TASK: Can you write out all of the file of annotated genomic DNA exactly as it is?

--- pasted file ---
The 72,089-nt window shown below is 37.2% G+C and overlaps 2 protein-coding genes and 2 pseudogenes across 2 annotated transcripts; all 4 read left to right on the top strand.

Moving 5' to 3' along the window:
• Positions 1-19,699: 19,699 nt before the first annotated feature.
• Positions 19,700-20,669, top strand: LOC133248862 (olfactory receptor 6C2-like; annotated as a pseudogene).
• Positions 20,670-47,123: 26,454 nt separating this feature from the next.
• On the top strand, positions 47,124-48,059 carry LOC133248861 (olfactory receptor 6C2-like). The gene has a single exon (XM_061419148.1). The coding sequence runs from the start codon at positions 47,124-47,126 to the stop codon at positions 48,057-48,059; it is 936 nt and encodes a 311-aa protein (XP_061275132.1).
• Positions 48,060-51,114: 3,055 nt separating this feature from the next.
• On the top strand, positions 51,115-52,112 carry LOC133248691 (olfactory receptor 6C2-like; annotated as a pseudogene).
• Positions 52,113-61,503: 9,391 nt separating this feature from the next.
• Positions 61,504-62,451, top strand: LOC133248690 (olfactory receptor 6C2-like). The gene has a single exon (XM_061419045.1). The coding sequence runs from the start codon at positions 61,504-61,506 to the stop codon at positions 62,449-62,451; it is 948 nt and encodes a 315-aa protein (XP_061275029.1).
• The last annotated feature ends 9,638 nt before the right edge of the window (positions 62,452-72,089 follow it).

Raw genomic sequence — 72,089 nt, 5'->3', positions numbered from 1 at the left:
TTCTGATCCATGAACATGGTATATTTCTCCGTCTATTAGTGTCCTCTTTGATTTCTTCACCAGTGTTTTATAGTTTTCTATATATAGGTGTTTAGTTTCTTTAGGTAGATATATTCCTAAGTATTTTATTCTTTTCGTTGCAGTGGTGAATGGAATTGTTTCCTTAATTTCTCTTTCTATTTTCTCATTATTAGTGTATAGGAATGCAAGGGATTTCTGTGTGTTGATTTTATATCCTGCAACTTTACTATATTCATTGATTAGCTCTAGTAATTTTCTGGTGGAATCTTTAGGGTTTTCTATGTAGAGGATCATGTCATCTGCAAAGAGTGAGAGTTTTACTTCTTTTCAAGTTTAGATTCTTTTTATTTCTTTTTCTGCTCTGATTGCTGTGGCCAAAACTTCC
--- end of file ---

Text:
The 72,089-nt window shown below is 37.2% G+C and overlaps 2 protein-coding genes and 2 pseudogenes across 2 annotated transcripts; all 4 read left to right on the top strand.

Moving 5' to 3' along the window:
• Positions 1-19,699: 19,699 nt before the first annotated feature.
• Positions 19,700-20,669, top strand: LOC133248862 (olfactory receptor 6C2-like; annotated as a pseudogene).
• Positions 20,670-47,123: 26,454 nt separating this feature from the next.
• On the top strand, positions 47,124-48,059 carry LOC133248861 (olfactory receptor 6C2-like). The gene has a single exon (XM_061419148.1). The coding sequence runs from the start codon at positions 47,124-47,126 to the stop codon at positions 48,057-48,059; it is 936 nt and encodes a 311-aa protein (XP_061275132.1).
• Positions 48,060-51,114: 3,055 nt separating this feature from the next.
• On the top strand, positions 51,115-52,112 carry LOC133248691 (olfactory receptor 6C2-like; annotated as a pseudogene).
• Positions 52,113-61,503: 9,391 nt separating this feature from the next.
• Positions 61,504-62,451, top strand: LOC133248690 (olfactory receptor 6C2-like). The gene has a single exon (XM_061419045.1). The coding sequence runs from the start codon at positions 61,504-61,506 to the stop codon at positions 62,449-62,451; it is 948 nt and encodes a 315-aa protein (XP_061275029.1).
• The last annotated feature ends 9,638 nt before the right edge of the window (positions 62,452-72,089 follow it).

Raw genomic sequence — 72,089 nt, 5'->3', positions numbered from 1 at the left:
TTCTGATCCATGAACATGGTATATTTCTCCGTCTATTAGTGTCCTCTTTGATTTCTTCACCAGTGTTTTATAGTTTTCTATATATAGGTGTTTAGTTTCTTTAGGTAGATATATTCCTAAGTATTTTATTCTTTTCGTTGCAGTGGTGAATGGAATTGTTTCCTTAATTTCTCTTTCTATTTTCTCATTATTAGTGTATAGGAATGCAAGGGATTTCTGTGTGTTGATTTTATATCCTGCAACTTTACTATATTCATTGATTAGCTCTAGTAATTTTCTGGTGGAATCTTTAGGGTTTTCTATGTAGAGGATCATGTCATCTGCAAAGAGTGAGAGTTTTACTTCTTTTCAAGTTTAGATTCTTTTTATTTCTTTTTCTGCTCTGATTGCTGTGGCCAAAACTTCC